Press Releases

McHenry, Hill, Subcommittee Chairs Demand SEC Rescind Its Disastrous Custody Proposal, Slam Proposed Rule’s Impact on Digital Assets

Washington, May 11, 2023 -

House Financial Services Committee Chairman Patrick McHenry (NC-10) and Digital Assets, Financial Technology and Inclusion Subcommittee Chairman French Hill (AR-02) were joined by Committee leadership in a comment letter to the Securities and Exchange Commission (SEC) demanding that the SEC rescind its proposed rule increasing the cost of offering custodial services for registered investments advisors (RIAs).
In their letter, the lawmakers argue that the SEC’s proposed rule will discourage firms from serving as qualified custodians for RIAs and exceeds the Commission’s statutory authority. They go on to demand the SEC withdraw its proposed rule and adhere to its statutory mandate. The letter was also signed by Subcommittee Chairmen Blaine Luetkemeyer (MO-03), Bill Huizenga (MI-04), Ann Wagner (MO-02), Andy Barr (KY-06), and Warren Davidson (OH-08).
Read the full letter here.
Read excerpts from the letter below:
“We write to express our strong concerns with the Securities and Exchange Commission (SEC)’s proposed rule, ‘Safeguarding Advisory Client Assets’ (Proposed Rule). The rule deviates significantly from traditional custody practices and would dramatically increase the cost of offering custodial services. Additionally, the SEC is using its authority to regulate registered investment advisors (RIAs) as a backdoor to regulate entities outside of its jurisdiction.
“Even more concerning is the Proposed Rule’s lack of a comprehensive economic analysis. The SEC’s explanation that it “is unable to quantify certain economic effects because it lacks the information necessary to provide estimates or ranges of costs” is unacceptable and indicates a reckless approach to rulemaking. We urge the SEC to withdraw the Proposed Rule and reconsider its approach to regulating entities outside of its jurisdiction.
“Like many of the agency’s other rulemakings, the Proposed Rule far exceeds the SEC’s statutory mandate. The Dodd-Frank Act expanded the SEC’s authority to require RIAs to safeguard client assets. However, this expansion was only intended to apply to assets within the SEC’s jurisdiction. The Proposed Rule, in contrast, extends to all assets, including art, cash, commodities, and nontraditional assets. By disregarding jurisdictional lines, the SEC is attempting to establish standards in areas that it has no authority to regulate. Finally, the Proposed Rule impedes the jurisdiction of other regulators by imposing custody rules on entities that already have their custody practices regulated by another regulator. 
“The Proposed Rule would fundamentally reshape traditional custody practices for market participants. This even though the SEC acknowledges that custodians have a long history of ‘innovating and modernizing their practices’ and ‘developing different procedures for safeguarding a variety of assets.’ For example, the Proposed Rule would lower the negligence standard required for indemnification from gross negligence to simple negligence. This is a significant departure from traditional custody practice and would impose significant new costs on qualified custodians. The rule would also require a qualified custodian to have ‘insurance arrangements in place’ to ‘adequately protect the client’ in the event of custodial negligence. As negligence could be extended to cover the loss of a client’s assets outside of the qualified custodian’s control, this insurance would be exorbitantly expensive and difficult to find.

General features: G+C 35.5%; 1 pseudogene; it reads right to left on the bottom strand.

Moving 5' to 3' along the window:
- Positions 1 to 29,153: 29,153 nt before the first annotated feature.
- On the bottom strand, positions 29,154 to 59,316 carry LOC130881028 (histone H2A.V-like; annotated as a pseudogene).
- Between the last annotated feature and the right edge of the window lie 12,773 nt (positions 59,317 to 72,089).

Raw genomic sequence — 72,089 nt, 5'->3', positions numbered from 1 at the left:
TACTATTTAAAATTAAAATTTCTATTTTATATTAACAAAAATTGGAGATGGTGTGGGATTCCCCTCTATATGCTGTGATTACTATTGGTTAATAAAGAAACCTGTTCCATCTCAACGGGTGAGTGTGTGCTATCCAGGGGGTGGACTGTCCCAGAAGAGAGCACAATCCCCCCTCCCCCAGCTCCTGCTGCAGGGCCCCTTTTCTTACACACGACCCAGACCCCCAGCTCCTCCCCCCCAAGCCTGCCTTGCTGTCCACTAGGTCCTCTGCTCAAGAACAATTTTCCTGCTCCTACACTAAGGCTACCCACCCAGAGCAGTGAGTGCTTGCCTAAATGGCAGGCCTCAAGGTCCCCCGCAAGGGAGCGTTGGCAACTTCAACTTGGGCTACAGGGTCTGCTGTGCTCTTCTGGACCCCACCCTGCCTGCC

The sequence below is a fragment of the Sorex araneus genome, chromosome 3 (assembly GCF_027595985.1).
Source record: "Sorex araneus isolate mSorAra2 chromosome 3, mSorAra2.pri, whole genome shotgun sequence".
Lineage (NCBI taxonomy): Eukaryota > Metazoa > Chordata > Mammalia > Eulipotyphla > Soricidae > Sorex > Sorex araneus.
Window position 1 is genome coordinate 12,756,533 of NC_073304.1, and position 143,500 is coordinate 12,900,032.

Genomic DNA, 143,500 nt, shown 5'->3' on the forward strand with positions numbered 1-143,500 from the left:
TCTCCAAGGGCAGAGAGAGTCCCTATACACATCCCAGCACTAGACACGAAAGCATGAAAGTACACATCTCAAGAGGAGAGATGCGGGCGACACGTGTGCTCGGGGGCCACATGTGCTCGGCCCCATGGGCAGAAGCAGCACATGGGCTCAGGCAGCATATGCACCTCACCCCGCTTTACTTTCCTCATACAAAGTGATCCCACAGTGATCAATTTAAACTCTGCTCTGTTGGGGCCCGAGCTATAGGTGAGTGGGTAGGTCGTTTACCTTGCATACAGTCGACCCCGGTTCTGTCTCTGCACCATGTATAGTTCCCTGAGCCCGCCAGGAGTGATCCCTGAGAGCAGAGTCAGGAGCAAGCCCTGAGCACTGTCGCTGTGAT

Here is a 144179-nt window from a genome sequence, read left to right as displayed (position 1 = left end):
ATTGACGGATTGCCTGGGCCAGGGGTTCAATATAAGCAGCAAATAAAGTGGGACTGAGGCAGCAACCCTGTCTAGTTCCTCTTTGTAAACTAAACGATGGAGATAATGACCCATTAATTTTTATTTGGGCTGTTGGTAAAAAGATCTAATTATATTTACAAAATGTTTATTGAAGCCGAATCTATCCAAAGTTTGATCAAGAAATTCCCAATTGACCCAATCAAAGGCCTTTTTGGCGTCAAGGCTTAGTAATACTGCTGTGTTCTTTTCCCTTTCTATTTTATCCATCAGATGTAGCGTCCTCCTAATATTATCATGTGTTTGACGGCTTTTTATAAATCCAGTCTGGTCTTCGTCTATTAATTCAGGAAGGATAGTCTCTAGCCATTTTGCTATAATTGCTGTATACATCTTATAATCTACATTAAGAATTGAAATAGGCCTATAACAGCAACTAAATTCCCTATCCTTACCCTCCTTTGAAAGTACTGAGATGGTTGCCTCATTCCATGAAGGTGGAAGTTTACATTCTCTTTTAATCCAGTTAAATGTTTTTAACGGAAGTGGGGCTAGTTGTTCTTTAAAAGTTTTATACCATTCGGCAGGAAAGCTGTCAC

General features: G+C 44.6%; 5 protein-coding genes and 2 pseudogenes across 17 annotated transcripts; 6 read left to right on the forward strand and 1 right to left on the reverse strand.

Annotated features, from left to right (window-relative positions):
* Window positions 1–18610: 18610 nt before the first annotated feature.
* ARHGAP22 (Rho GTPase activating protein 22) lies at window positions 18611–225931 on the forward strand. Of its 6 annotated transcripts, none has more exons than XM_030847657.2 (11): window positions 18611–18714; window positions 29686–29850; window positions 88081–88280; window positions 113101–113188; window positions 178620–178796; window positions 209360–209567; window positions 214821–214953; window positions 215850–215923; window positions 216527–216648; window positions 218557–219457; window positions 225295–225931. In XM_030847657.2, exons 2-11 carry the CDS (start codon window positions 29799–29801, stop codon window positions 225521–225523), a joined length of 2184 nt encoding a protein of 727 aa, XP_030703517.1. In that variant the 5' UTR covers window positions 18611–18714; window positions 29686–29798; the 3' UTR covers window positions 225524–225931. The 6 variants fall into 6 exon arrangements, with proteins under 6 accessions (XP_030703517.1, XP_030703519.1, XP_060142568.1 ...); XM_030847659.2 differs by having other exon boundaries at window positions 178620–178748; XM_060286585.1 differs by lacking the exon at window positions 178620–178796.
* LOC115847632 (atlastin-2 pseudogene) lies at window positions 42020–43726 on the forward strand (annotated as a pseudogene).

“The Proposed Rule would have an outsized impact on digital asset market participants, as entrepreneurs and companies within the ecosystem already struggle to find banks willing to custody their assets. Recent joint statements from the federal banking regulators have discouraged federally chartered banks from holding digital assets or even holding the deposits of digital asset firms. As a result, many digital asset companies have opted to custody their assets with state-chartered banks and trusts. Thus, the question in the proposal regarding whether qualified custodians should be limited to federally chartered entities is highly concerning, especially as it applies to digital assets. More broadly, restricting state-chartered banks and trusts from acting as qualified custodians would only serve to further entrench incumbents and prevent necessary competition in our banking sector.
“The SEC also fails to consider how the Proposed Rule would interact with Staff Accounting Bulletin (SAB) 121. Under the combined rules, banks that serve as qualified custodians would not only have to fully indemnify digital assets from loss, but they would also have to hold the digital assets on their balance sheets and capitalize against them. This is not only overly onerous but extremely costly, potentially preventing larger, established qualified custodians in the form of public company banks from providing custody services to digital assets.
“In conclusion, the Proposed Rule follows the SEC’s pattern of promulgating rules that go beyond the SEC’s authority and fail to provide a sufficient, statutorily-mandated economic analysis. Moreover, the Proposed Rule fails to consider the interconnectedness of the proposal with other SEC rulemaking, discouraging firms from serving as qualified custodians for RIAs and imposing major consequences for market participants. Additionally, the Proposed Rule would have particularly harmful impacts to the digital asset ecosystem. We urge the SEC to withdraw the Proposed Rule and remain committed to holding the SEC accountable for seeking to continue to expand its jurisdiction.”

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